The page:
Sunday, October 08, 2017

Adjusting Strava KOM speeds for gradient

I’ve been wanting to improve the algorithm behind my Strava segment chooser for some time. Until now it’s been based off the number of riders who’ve attempted the segment and the power output of the KOM. It gave reasonable results but had to ignore any segments whose KOM didn’t have any power data recorded (either from a power meter or estimated based off the rider’s weight and speed). And although more power means more speed, a heavier rider will have to output more power to go at the same speed so the power output isn’t the perfect indicator of how difficult a KOM is to beat.

But using speed also has its problems. 20 mph on a flat segment is generally not going to win any KOMs but 20mph on a 10% gradient may well do. Adjusting the KOM speed for the gradient of the segment has been my aim for a while, but I haven’t had a chance to look at it until now.

Since I now have quite a few segments in my database, I thought it was time to analyse KOM speeds against gradient. I put each segment in a bucket based on its gradient and calculated the average KOM speed. This gave me the following, rather surprising graph.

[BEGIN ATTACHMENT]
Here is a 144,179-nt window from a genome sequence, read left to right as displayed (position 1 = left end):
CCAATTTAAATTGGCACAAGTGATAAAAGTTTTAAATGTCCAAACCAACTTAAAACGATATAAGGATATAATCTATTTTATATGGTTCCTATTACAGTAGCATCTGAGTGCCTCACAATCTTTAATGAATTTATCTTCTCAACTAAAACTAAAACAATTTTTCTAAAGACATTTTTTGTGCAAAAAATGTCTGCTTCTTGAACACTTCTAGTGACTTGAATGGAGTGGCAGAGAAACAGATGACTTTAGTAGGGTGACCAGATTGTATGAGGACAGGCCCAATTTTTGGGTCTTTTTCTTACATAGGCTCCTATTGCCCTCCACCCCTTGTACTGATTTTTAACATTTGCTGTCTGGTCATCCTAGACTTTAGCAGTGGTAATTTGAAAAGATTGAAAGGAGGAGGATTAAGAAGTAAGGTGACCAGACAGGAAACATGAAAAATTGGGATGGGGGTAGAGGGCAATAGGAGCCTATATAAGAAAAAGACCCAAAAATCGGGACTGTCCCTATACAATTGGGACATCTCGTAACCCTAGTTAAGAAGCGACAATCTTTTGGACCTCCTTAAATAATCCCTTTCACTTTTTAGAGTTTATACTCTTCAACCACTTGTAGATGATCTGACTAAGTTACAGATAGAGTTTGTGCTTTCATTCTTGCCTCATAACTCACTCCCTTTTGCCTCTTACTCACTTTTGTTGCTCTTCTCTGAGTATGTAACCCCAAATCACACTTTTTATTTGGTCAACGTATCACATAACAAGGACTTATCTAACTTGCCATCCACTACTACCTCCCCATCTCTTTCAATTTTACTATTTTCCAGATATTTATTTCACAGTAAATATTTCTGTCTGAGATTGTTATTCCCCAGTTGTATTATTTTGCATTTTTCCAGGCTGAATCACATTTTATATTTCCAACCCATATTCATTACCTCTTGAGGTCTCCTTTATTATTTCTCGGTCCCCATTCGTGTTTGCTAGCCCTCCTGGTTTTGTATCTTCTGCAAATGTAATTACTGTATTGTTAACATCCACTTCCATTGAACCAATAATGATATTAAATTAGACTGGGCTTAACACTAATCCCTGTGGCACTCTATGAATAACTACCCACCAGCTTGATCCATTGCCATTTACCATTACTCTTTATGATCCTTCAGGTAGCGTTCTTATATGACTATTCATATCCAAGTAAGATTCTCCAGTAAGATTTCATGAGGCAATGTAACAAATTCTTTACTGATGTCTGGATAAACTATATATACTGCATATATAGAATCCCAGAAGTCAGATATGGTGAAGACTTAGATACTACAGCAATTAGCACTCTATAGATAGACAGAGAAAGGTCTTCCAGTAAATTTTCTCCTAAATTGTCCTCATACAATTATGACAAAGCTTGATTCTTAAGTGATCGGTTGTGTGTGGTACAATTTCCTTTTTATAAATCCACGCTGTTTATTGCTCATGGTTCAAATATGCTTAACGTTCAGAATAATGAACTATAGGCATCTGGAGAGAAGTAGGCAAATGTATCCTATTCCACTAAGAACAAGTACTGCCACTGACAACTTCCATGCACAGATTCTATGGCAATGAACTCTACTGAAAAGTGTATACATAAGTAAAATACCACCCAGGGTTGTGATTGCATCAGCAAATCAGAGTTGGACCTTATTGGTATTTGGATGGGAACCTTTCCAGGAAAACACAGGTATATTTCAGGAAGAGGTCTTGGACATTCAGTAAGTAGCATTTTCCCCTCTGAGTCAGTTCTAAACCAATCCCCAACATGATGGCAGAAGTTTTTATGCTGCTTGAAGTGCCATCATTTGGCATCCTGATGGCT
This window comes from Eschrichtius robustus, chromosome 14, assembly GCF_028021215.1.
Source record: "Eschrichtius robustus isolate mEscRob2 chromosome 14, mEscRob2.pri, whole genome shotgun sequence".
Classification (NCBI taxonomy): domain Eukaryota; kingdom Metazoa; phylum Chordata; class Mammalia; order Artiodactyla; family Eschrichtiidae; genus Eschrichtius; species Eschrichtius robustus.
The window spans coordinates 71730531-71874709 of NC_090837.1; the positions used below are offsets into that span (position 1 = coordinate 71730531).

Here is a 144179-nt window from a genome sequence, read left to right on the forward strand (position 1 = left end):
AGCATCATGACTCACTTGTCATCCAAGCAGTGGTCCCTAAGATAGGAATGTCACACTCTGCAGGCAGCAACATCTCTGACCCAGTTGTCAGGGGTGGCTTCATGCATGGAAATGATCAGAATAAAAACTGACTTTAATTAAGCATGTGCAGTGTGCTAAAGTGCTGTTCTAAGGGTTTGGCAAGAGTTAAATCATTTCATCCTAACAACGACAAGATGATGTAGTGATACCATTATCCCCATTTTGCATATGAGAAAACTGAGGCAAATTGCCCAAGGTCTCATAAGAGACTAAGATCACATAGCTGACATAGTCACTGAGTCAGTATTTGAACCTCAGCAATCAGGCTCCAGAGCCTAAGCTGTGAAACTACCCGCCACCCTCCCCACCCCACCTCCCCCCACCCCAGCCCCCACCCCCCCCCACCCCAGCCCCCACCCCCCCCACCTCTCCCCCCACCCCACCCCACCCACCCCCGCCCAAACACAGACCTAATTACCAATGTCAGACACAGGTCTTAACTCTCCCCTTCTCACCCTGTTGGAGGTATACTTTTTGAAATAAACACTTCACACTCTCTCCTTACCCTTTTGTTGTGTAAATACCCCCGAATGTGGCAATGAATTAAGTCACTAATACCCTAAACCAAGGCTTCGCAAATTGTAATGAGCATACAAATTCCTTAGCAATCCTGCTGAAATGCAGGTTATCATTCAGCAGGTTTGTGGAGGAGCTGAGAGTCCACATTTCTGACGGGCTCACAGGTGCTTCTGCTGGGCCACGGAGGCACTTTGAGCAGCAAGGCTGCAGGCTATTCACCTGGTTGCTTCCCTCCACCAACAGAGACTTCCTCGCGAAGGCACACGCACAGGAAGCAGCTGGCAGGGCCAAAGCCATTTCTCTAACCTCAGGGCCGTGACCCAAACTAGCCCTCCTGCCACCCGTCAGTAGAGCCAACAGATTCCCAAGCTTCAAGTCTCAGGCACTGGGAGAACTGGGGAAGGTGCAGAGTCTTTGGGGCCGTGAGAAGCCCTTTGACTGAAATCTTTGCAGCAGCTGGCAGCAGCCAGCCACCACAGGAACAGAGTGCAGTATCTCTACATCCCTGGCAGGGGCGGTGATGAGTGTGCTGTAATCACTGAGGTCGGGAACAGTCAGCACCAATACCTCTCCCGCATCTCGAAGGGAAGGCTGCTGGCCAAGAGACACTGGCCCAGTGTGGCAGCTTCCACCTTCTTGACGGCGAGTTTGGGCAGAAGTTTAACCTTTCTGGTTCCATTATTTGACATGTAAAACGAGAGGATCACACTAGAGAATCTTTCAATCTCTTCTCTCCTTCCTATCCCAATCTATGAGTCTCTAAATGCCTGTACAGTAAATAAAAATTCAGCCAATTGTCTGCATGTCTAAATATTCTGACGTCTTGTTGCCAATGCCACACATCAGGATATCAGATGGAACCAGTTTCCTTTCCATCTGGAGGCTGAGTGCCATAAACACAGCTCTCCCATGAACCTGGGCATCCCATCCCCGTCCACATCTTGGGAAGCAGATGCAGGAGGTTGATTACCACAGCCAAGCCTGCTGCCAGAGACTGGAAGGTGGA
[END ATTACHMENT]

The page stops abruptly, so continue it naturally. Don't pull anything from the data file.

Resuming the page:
For gradients between about –2% and 10%, things work as I’d expect. The steeper the gradient, the slower the KOMs are. Beyond that, things get a bit weird. Steeper uphill segments get a little faster and steeper downhill segments get a little slower. I have a few ideas about why this might be (more mountain bike segments, the terror induced by a steep downhill) but nothing definitive.

Whatever the reason, I decided to ignore segments outside –2% to 10%. The graph in this range can be approximated to a straight line so calculating an adjusted speed is fairly easy. I’ve applied this to my segment chooser and the results are, er, much the same as before…

Friday, September 22, 2017

Convert a list to a comma string

It’s nothing special, but I’ve found this useful in the past and probably will again so here for my memory bank is a function that converts a list to a comma string

using System.Collections.Generic;
using System.Text;

namespace Utils
  public static class ListHelper
    public static string ToCommaString<T>(this IEnumerable<T> list, string separator = ", ")
      var builder = new StringBuilder();

      foreach (var t in list)
        if (builder.Length > 0)

      return builder.ToString();

Wednesday, June 28, 2017

Land Registry data for May 2017

I’ve uploaded the latest Land Registry data for England and Wales to my website. My earlier predictions of house price growth going negative appear to be incorrect. Prices continue to go up but at an ever decreasing pace.